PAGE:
Walls coming down as Hotel Syracuse renovation begins


By Rick Moriarty | rmoriarty@syracuse.com

March 11, 2015

Syracuse, N.Y. — Demolition crews are knocking down walls and stripping rooms to their steel girders as a $57 million renovation of the historic Hotel Syracuse gets underway.

 

"We're moving this old lady forward into the 21st century," said owner Ed Riley.

About 50 workers are removing asbestos from three floors, demolishing guest rooms on two other floors and performing preparation work on all other floors of the 93-year-old downtown Syracuse hotel.

 

Crews performed temporary roof repairs in the late fall and will be begin installing an entirely new roof soon, Riley said.

The grand lady of Syracuse hotels closed in 2004 after years of financial troubles under various owners. Riley, of Camillus, acquired it with the help of the Syracuse Industrial Development Agency last year. He quickly announced plans for an extensive renovation, followed by a reopening in early 2016.

 

Nearly all of the approximately 500 guest rooms at the hotel will be demolished and replaced with 261 larger, modern rooms. But before workers with Environmental Remediation Services Inc., of East Syracuse, can demolish the rooms, they have to remove asbestos from pipes and ducts.

 

Riley said some suites on each floor will be restored to their original appearance for guests who want to experience what the hotel was like when it opened in 1924.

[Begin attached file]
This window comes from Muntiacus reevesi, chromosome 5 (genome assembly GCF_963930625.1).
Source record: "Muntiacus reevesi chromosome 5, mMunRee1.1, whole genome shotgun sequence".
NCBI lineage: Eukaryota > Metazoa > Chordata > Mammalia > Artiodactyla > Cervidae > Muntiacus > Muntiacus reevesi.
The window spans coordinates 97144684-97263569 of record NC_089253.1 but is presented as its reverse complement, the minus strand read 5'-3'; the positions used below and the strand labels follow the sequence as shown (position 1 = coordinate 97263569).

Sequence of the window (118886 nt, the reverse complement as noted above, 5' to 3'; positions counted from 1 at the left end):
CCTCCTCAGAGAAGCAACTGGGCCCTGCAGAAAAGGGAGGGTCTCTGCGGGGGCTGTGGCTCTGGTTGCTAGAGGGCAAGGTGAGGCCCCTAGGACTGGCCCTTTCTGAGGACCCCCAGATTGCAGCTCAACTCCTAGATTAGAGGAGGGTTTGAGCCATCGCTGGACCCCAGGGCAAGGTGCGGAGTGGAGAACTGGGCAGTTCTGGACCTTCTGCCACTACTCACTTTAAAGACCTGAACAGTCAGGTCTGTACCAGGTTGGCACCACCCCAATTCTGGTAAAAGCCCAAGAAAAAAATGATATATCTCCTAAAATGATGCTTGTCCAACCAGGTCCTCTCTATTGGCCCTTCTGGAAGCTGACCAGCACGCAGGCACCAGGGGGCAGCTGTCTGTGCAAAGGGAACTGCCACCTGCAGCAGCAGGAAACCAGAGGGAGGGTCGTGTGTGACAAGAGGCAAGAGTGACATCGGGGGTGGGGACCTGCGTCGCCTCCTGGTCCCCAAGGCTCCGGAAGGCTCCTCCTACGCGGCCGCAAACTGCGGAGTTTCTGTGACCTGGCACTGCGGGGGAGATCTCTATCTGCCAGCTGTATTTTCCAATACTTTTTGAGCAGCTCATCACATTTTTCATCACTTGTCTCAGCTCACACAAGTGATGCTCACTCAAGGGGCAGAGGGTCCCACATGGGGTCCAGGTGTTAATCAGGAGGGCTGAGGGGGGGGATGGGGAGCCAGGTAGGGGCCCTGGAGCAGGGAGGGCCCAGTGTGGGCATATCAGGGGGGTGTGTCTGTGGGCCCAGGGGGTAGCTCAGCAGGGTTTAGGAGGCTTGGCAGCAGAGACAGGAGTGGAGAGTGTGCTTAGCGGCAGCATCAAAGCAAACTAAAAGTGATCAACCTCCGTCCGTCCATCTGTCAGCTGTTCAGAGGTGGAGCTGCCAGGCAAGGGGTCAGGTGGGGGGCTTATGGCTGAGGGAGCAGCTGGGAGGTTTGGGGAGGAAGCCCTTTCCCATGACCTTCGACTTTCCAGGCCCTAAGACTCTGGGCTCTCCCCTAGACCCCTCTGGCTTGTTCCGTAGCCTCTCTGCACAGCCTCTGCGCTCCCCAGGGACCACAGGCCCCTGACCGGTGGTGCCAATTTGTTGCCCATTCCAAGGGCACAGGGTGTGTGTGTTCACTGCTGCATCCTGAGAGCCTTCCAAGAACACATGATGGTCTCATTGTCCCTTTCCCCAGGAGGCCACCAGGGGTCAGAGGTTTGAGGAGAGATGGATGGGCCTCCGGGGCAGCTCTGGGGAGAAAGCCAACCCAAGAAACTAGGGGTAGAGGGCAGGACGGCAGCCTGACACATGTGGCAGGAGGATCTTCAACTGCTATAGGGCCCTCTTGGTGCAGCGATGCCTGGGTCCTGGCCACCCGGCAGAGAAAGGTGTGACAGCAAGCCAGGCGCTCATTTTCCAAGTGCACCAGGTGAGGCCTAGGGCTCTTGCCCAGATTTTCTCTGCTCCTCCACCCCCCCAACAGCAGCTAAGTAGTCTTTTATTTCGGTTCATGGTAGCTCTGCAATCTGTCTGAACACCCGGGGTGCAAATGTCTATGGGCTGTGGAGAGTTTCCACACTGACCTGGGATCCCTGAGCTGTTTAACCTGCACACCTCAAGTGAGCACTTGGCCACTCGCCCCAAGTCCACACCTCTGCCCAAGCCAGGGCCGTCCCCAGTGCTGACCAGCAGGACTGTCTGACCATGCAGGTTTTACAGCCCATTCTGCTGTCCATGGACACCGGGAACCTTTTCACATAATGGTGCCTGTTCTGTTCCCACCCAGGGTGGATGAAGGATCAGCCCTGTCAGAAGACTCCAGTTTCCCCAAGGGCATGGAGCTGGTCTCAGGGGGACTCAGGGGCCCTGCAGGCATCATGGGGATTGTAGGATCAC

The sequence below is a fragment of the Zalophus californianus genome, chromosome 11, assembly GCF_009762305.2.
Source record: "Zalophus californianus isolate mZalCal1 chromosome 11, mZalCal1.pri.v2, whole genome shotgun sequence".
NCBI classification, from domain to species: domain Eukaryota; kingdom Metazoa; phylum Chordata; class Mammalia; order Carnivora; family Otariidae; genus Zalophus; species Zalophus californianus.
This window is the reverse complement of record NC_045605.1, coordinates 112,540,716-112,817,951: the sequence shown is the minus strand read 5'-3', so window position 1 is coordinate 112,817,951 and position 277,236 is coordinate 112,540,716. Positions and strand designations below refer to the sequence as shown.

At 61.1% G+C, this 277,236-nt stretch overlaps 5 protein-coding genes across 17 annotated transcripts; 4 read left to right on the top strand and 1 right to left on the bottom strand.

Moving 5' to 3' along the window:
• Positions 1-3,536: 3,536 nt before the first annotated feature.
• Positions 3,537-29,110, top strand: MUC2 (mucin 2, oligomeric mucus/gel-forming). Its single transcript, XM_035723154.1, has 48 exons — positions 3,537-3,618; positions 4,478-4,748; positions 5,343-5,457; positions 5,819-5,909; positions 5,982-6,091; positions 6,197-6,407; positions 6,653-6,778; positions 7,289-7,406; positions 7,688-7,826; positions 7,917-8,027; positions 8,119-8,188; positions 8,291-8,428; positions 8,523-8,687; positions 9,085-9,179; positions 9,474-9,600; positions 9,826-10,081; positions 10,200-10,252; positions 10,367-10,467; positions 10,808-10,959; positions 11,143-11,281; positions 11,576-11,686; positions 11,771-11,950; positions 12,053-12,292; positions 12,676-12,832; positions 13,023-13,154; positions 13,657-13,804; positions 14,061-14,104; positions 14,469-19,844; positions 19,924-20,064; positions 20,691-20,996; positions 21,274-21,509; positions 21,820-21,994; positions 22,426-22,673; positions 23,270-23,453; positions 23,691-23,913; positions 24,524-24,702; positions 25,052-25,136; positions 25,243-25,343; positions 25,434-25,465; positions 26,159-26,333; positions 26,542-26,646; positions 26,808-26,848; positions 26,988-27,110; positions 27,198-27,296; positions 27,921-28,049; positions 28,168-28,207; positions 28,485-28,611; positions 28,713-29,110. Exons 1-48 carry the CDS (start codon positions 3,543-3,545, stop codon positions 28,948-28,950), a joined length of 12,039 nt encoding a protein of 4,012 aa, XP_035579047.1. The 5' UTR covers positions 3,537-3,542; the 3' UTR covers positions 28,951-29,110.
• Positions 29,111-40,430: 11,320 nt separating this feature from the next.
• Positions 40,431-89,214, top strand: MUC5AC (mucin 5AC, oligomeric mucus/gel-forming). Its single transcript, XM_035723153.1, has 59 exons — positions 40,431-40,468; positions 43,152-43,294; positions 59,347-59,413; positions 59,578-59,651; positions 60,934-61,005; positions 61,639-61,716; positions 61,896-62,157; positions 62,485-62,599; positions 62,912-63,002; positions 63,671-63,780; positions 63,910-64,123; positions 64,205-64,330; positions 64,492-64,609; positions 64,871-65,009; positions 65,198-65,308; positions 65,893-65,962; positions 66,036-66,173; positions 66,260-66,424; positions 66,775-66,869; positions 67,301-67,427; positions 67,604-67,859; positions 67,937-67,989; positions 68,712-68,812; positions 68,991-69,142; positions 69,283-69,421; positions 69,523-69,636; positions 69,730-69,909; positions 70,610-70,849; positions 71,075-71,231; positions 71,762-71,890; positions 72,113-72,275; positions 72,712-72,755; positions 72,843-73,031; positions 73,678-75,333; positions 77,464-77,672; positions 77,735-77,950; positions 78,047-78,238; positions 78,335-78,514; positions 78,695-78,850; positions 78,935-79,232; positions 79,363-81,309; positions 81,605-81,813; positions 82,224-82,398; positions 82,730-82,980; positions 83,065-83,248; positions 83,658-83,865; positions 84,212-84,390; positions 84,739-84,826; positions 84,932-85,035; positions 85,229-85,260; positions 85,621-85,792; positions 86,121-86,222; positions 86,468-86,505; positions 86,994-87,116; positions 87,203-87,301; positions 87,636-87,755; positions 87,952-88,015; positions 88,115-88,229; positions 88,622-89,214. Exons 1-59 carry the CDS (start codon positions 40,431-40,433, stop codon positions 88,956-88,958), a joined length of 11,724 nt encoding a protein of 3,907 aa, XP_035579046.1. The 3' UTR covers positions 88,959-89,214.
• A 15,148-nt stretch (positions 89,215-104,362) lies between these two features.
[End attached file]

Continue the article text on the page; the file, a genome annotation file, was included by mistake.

Workers were surprised to find marble trim when they ripped up carpeting on hallway floors. Previous owners probably covered the marble with carpeting to make housekeeping easier, but Riley said he may leave the marble exposed.

 

Riley also is planning to restore the hotel's function rooms, including the once popular Grand Ballroom and Persian Terrace. Workers have already removed a bar in the lobby as part of a plan to enlarge the lobby to its original dimensions.

 

The project is the first major renovation of the hotel since its opening. In the years leading up to its closing, guests frequently complained that the hotel's rooms, which had changed little since 1924, were small and outdated. Riley said the renovation will address both of those complaints.

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